I love spotlighting, and I hate spotlighting. In fact, it’s hard to think of a wildlife watching activity I’m more conflicted about, other than perhaps alomost industrial levels of diving in fragile reefs (or the remains thereof). On the one hand it can be an outstanding opportunity to see wildlife you usually don’t, and if done carefully it doesn’t do any harm. On the other hand, it can sometimes be done very badly. What’s a wildlife enthusiast to do?

Part of the appeal of spotlighting for wildlife (and by spotlighting, I’m talking about for the watching, not the shooting) is the unpredictability of it. This can also be a curse, as I have spent many nights wandering around seeing precisely nothing. Or nothing big at least. But spotlighting brings you the things you don’t see so much of when birding. It brings mammals, and frogs in profusion, and reptiles, and insects. So many insects. And spiders, and scorpions. Sometimes in a forest you’d be forgiven for thinking there was nothing but birds, monkeys and squirrels (and mosquitos, obviously), and then at night you start seeing civets, wallabies, and tarantulas. Vipers, mousedeer and bushbaies. If you have a passion for wildlife in general, it’s a whole other world.

A lot of wildlife destinations have noticed this too, and many places offer spotlighting trips as part of the package (or an optional extra). And the results can be decidedly mixed. When I was in Borneo over Christmas we went out on four occasions, with results that were, well, mixed. Decidedly so, you might say.

Sepilok was the first, and to my mind probably the best. We toured the Orangutan Rehabilitation Centre after dark, and we did it by foot in a group that was just my family and a guide. It was the perfect experience, the guide had astonishing eyes and found things we would have passed over if we had been alone. Vipers dominated, as well as some smaller snakes, but we also found a Sunda Stink-badger and a sleeping Hooded Pitta. Best of all, the guide moved on quickly from things like the pitta rather than disturb it.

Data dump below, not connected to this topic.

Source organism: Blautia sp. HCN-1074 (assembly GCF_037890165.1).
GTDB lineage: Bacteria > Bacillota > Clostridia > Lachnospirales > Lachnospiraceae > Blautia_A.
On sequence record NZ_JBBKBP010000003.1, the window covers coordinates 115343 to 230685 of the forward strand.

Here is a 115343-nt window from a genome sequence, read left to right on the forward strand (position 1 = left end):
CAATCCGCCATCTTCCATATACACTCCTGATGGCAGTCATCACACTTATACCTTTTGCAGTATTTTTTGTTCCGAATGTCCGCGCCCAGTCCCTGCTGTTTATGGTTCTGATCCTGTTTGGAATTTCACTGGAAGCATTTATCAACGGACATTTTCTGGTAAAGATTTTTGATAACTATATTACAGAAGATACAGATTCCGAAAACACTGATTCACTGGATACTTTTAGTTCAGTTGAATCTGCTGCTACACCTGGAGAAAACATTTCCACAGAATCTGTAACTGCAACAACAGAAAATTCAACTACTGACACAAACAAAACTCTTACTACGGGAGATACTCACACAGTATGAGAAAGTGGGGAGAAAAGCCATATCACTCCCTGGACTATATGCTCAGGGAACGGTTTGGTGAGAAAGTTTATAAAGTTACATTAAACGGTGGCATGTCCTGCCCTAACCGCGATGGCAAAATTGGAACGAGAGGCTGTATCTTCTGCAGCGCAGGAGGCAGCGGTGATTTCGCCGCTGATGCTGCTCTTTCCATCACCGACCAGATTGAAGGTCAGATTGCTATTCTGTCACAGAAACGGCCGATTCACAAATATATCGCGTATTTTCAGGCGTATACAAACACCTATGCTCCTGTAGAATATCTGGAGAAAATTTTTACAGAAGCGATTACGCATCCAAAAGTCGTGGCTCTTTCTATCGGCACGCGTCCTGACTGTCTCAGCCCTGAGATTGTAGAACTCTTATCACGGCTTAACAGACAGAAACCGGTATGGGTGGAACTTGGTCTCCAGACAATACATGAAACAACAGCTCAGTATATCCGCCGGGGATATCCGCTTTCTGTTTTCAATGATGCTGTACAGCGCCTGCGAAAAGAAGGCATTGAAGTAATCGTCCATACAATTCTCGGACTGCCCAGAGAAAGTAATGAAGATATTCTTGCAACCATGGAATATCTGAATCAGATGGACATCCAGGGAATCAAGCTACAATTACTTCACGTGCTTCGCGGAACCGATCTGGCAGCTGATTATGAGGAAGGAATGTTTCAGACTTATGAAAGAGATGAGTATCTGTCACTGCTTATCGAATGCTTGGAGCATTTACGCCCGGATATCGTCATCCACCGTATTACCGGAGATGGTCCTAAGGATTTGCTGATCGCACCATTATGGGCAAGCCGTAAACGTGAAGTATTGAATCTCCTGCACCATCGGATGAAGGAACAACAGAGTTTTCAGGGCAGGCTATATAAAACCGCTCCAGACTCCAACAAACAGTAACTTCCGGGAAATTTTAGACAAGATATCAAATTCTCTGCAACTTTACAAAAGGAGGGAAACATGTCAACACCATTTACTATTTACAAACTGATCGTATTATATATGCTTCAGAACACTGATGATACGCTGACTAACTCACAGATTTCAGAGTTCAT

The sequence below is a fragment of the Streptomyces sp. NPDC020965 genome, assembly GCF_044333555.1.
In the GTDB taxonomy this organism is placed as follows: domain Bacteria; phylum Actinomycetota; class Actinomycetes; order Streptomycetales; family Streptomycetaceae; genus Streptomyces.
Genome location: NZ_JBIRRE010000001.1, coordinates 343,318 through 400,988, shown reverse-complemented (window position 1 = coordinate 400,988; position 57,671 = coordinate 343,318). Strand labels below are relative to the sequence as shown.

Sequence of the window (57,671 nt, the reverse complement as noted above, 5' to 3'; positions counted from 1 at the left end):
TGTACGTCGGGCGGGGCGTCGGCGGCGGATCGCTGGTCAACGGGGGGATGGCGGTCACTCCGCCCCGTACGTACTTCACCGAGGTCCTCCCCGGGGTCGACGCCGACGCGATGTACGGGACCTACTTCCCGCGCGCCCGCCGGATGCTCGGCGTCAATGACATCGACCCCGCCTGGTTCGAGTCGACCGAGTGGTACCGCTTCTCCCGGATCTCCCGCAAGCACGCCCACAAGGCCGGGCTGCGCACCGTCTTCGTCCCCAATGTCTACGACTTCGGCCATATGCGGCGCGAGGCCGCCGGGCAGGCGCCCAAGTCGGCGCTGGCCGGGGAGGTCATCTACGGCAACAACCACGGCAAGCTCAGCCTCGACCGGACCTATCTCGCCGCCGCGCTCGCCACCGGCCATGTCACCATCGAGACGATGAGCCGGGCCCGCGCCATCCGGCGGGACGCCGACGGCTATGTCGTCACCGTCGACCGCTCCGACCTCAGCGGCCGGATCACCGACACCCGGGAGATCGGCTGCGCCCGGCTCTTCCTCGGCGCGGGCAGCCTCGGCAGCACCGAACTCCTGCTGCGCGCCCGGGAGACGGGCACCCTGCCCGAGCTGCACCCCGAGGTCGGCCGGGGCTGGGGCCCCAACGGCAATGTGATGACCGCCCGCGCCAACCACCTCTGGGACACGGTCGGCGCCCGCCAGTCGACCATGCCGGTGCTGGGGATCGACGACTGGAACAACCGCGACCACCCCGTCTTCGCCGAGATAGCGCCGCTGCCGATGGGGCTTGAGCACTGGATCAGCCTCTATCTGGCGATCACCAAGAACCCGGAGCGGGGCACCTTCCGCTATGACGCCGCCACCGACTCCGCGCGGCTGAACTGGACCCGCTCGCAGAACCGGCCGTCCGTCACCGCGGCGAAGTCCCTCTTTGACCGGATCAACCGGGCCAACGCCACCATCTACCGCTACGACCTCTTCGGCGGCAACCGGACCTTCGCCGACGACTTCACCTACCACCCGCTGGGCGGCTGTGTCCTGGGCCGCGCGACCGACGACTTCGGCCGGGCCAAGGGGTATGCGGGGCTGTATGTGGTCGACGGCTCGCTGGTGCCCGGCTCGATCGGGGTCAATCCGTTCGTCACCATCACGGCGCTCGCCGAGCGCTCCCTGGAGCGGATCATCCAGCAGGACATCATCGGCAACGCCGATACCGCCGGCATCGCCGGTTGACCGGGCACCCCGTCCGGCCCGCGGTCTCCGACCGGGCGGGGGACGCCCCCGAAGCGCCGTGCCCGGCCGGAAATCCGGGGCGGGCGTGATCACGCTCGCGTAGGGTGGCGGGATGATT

Hooded PittaHooded Pittas make any trip amazing

After Sepilok was the Kinabantangan River. The organized night boat trip was certainly the worst, sadly. This wasn’t entirely the fault of the guide, who had similarly good eyes, but in no small part was awful because there were so many boats on the river, all swishing enormous beams to and fro across the river. It felt like Blitz-era London, and it didn’t surprise me that pretty much all we saw where a series of increasingly bleary looking kingfishers trying to sleep. What was more problematic was the guide staying on these kingfishers so that the other people on the boat could take a seemingly endless stream of photos of these poor birds.

Blue-eared KingfisherI have one shot of this Blue-eared Kingfisher. Somewhere in the world someone has about a million.

The following night my brother and I took ourselves out by foot for a bit. I love doing this, what you lose in expert guides or powerful lights you make up for with reduced disturbance. We found some more sleeping birds, lots of frogs, and a Lesser Mousedeer – a new species for me! Best of all the lodge also set out a large white board with lights on, which attracted lots of insects and in turn bats.

The spotlighting at Danum Valley was mixed too. As with Kinabantangan, there were too many people on the first night, and since we were on the second truck we didn’t see much except for the brief time we weren’t following the first. Noisy crowds are as bad for wildlife at night as during the day, who knew? But on the second night we went on foot in a small group and saw a lot more, including flying frogs, a Common Banded Civet and best of all a brief view of a Buffy Fish Owl!

Frog at DanumAn awesome tree frog at Danum

It’s hard to know how to predict how a spotlighting experience is going to go. It pays to ask ahead about how the tour will be run, and pick the smaller ones for your own enjoyment and the wellbeing of the animals involved. That said, sometimes the temptation of big ticket possibilities it too strong to resist. Perhaps, if you’ve had some  particularly good, or bad, experiences, you could share them in the comments.

Written by Duncan
Duncan Wright is a Wellington-based ornithologist working on the evolution of New Zealand's birds. He's previously poked albatrosses with sticks in Hawaii, provided target practice for gulls in California, chased monkeys up and down hills Uganda, wrestled sharks in the Bahamas and played God with grasshopper genetics in Namibia. He came into studying birds rather later in life, and could quit any time he wants to.